Can Carla Hayden, the First Female, African-American, and Professional Librarian, Turn the Library of Congress Around?

Carla Hayden holds a pamphlet promoting early literacy as she talks to reporters on Feb. 25, 2004, during the Public Library Association's 10th National Conference in Seattle.
Carla Hayden holds a pamphlet promoting early literacy as she talks to reporters on Feb. 25, 2004, during the Public Library Association’s 10th National Conference in Seattle.

The world’s largest library is in need of a new vision. 

Last month President Barack Obama nominated Carla Hayden to be the next librarian of congress with the hope that she’ll lead the Library of Congress into the digital age. If confirmed, she’ll bring her philosophy of democratized access to information to the post, and take steps to establish a technologically nimble organization that serves not just lawmakers and donors, but all Americans.

“There are a lot of people who could do the job, but you need to make it about the fact that the library belongs to everyone,” said Jessamyn West, who was involved in the selection process and served in the American Library Association when Hayden was its president in 2003.

Hayden, 63, was the chief librarian of the Chicago Public Library system, is a past president of the American Library Association and is the current CEO of the innovative Enoch Pratt Free Library in Baltimore. Hayden would be the first woman, the first black person, and the first professional librarian to run the library.
“Dr. Hayden has devoted her career to modernizing libraries so that everyone can participate in today’s digital culture,” Obama said in a statement on February 24.

The Library of Congress is the largest library in the world with more than 162 million items in its collection. Since its founding in 1800 there have only been 13 librarians of congress, most of them politicians or academics.

The most recent librarian, James Billington, retired from the post in 2015 after serving for 28 years. Librarians and technologists saw the opening as an opportunity to remake the position.

Billington was liked by academics and led some successful early online projects in the 1990s, including a push to put congressional legislation online, but was not known for being up-to-date on tech himself – he infamously used a fax machine to communicate with co-workers from his home. Innovation stalled as the library’s IT departments became underfunded and understaffed. Last year a power outage took down the Copyright Office’s website for over a week, making it impossible for applicants to file forms online.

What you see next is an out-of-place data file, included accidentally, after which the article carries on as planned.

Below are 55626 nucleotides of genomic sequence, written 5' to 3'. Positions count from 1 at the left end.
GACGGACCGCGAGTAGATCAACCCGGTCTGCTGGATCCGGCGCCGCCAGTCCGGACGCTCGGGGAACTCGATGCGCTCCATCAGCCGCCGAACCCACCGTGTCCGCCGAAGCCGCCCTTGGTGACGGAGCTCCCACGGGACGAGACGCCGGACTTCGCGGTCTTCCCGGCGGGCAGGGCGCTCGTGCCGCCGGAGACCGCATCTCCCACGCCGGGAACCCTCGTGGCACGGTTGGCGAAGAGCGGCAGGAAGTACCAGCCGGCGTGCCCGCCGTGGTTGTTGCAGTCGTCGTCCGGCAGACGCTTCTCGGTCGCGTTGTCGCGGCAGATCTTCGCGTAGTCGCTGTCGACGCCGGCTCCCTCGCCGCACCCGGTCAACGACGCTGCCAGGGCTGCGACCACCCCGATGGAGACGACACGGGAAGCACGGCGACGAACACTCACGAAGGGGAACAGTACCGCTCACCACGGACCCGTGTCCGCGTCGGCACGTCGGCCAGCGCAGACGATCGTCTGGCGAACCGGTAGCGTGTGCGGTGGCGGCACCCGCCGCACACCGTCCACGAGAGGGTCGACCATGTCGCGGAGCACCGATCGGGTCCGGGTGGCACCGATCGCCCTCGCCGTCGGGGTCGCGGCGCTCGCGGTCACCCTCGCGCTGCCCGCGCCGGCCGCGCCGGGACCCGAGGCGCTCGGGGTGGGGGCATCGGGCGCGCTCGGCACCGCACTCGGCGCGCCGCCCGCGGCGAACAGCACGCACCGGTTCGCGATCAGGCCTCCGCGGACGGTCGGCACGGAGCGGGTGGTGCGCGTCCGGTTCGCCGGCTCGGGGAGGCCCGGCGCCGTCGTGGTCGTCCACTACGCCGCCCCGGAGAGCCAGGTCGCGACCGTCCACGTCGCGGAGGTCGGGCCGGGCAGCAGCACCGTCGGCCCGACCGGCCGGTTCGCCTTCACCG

The nonpartisan Government Accountability Office released a scathing report last year, which found that “the library has lacked consistent, effective leadership for its IT efforts.”

Carla Hayden was not available for comment, but former colleagues say they think she’ll be able to advance the [Office1] They also say she’ll help open the library’s collections and be a public face for the Library of Congress, not just on Capitol Hill, but in libraries across the country.

“I’m just ecstatic,” said Kelvin Watson, the president of the Black Caucus of the American Library Association who’s known Hayden for more than 20 years. [Office2]

As head of the Enoch Free Pratt library, Hayden increased access to computers and e-readers. She was on the advisory committee of the innovative Digital Public Library of America project. She also kept the Baltimore public libraries open during the protests that took place after the death of Freddie Gray, understanding the unique role libraries can play in their communities.

Dan Cohen, the executive director of the Digital Public Library of America, said that Hayden understands larger issues around ethics “and her overall sense of mission.”

“She’s been a tremendous advocate for maximal access to what libraries bring and that really democratic access to our shared culture,” said Cohen.

Though the Library of Congress is active on social media, Hayden could undertake efforts to engage with the public at a deeper level[Office3] create tools for app developers to work with the library’s resources and improve relations between the Library of Congress and local libraries across the country. The overall goal would be to make the Library of Congress more relevant to the general public — not just to people who can visit the library’s physical holdings on Capitol Hill. She could reprioritize the Library of Congress’ budget and focus on improving the IT infrastructure the GAO found sorely lacking.

Making Library of Congress materials more accessible is not just a matter of generating publicity. “What the library does is protect the rights of all people to fully and freely access information and to pursue knowledge, without fear of repercussion,” Hayden said in a 2003 interview with Ms. Magazine, after she stood up to Attorney General John Ashcroft in opposition to the Patriot Act, which gave the FBI access to library records without a warrant. Then the president of the American Library Association, Hayden led librarians across the country in protest. Ashcroft ultimately called Hayden personally and apologized.

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Source: US News & World Report |  Alex Duner